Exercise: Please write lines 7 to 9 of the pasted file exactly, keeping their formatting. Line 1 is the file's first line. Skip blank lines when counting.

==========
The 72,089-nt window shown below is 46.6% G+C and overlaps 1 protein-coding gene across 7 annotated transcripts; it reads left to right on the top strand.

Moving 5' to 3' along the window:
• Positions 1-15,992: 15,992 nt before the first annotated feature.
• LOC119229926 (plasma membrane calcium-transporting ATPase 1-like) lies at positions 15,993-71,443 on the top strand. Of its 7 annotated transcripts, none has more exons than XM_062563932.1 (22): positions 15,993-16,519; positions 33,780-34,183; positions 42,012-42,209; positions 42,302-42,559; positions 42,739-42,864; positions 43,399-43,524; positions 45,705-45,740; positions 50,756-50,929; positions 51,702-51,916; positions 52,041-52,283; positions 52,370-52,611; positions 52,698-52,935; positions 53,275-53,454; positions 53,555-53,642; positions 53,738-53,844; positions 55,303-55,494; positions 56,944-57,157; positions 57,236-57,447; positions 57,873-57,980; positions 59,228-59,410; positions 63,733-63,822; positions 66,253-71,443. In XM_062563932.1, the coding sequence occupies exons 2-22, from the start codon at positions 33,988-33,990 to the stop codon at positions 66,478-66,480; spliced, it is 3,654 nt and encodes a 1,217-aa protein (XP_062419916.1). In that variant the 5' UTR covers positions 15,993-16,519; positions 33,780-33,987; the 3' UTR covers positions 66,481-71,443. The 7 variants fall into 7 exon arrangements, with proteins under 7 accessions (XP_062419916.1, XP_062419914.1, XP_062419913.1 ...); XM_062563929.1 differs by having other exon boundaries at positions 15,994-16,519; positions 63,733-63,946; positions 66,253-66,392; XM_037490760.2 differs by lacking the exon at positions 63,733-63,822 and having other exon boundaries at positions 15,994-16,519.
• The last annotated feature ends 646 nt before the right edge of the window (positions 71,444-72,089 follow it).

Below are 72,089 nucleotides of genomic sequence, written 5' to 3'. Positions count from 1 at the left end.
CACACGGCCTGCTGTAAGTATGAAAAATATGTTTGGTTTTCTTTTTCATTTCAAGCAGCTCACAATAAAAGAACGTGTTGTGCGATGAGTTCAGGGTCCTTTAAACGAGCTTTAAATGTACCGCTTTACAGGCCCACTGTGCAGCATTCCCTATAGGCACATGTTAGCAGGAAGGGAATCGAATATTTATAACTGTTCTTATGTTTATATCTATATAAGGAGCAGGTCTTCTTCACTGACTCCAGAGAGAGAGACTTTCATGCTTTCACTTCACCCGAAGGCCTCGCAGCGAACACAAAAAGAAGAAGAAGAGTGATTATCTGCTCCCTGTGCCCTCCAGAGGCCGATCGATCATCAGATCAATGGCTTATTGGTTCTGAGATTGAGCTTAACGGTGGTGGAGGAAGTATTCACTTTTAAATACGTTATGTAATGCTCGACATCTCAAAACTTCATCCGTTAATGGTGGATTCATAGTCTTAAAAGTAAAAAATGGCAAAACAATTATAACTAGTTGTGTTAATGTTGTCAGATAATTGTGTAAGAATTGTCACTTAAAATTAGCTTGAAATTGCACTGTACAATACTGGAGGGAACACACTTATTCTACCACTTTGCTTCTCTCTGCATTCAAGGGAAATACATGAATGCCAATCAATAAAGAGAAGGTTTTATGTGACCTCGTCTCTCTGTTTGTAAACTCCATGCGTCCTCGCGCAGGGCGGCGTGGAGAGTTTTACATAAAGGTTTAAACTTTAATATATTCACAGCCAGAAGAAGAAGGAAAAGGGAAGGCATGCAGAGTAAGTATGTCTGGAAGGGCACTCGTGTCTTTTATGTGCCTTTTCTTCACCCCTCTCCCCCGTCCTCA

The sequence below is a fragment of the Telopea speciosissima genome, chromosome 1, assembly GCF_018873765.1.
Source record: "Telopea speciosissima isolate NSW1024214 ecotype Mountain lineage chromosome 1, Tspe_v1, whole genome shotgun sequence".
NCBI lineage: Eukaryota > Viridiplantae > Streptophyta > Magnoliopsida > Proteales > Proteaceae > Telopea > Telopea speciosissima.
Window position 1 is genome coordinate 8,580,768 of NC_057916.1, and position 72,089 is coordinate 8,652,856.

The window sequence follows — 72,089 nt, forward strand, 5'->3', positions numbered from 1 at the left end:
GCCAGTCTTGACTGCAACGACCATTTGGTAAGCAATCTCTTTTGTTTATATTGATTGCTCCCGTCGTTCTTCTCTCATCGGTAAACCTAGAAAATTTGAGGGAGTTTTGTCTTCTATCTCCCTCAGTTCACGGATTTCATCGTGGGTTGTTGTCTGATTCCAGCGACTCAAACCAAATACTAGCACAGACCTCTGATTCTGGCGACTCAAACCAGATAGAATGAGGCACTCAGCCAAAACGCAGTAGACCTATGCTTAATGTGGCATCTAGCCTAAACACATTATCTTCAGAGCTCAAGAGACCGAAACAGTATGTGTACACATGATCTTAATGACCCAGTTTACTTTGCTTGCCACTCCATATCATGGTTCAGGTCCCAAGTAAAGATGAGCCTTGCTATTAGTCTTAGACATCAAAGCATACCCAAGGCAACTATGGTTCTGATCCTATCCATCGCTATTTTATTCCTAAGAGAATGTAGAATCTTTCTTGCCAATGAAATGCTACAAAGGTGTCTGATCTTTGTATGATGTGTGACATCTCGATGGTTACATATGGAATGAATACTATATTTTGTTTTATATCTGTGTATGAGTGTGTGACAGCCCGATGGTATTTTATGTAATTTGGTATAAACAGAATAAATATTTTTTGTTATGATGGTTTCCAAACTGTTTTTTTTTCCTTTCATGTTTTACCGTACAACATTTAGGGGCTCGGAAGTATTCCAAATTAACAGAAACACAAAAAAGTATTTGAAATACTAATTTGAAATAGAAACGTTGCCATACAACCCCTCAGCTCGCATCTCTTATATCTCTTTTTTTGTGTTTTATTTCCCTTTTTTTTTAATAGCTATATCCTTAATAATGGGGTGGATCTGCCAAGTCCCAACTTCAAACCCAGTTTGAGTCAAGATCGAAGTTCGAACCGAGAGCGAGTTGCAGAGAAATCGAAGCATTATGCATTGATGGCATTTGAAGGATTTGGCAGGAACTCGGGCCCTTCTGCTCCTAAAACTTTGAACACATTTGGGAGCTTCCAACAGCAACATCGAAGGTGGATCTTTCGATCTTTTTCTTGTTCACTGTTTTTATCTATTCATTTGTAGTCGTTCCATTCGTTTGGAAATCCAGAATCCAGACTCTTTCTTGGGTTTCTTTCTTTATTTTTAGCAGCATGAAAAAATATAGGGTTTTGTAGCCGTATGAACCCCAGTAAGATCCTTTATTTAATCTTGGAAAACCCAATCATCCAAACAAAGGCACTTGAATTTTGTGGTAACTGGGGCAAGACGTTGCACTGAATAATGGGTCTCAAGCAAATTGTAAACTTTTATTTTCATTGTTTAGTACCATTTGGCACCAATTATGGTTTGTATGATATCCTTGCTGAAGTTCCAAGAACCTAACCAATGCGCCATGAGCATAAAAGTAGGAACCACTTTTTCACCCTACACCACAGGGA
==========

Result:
CACACGGCCTGCTGTAAGTATGAAAAATATGTTTGGTTTTCTTTTTCATTTCAAGCAGCTCACAATAAAAGAACGTGTTGTGCGATGAGTTCAGGGTCCTTTAAACGAGCTTTAAATGTACCGCTTTACAGGCCCACTGTGCAGCATTCCCTATAGGCACATGTTAGCAGGAAGGGAATCGAATATTTATAACTGTTCTTATGTTTATATCTATATAAGGAGCAGGTCTTCTTCACTGACTCCAGAGAGAGAGACTTTCATGCTTTCACTTCACCCGAAGGCCTCGCAGCGAACACAAAAAGAAGAAGAAGAGTGATTATCTGCTCCCTGTGCCCTCCAGAGGCCGATCGATCATCAGATCAATGGCTTATTGGTTCTGAGATTGAGCTTAACGGTGGTGGAGGAAGTATTCACTTTTAAATACGTTATGTAATGCTCGACATCTCAAAACTTCATCCGTTAATGGTGGATTCATAGTCTTAAAAGTAAAAAATGGCAAAACAATTATAACTAGTTGTGTTAATGTTGTCAGATAATTGTGTAAGAATTGTCACTTAAAATTAGCTTGAAATTGCACTGTACAATACTGGAGGGAACACACTTATTCTACCACTTTGCTTCTCTCTGCATTCAAGGGAAATACATGAATGCCAATCAATAAAGAGAAGGTTTTATGTGACCTCGTCTCTCTGTTTGTAAACTCCATGCGTCCTCGCGCAGGGCGGCGTGGAGAGTTTTACATAAAGGTTTAAACTTTAATATATTCACAGCCAGAAGAAGAAGGAAAAGGGAAGGCATGCAGAGTAAGTATGTCTGGAAGGGCACTCGTGTCTTTTATGTGCCTTTTCTTCACCCCTCTCCCCCGTCCTCA

The sequence below is a fragment of the Telopea speciosissima genome, chromosome 1, assembly GCF_018873765.1.
Source record: "Telopea speciosissima isolate NSW1024214 ecotype Mountain lineage chromosome 1, Tspe_v1, whole genome shotgun sequence".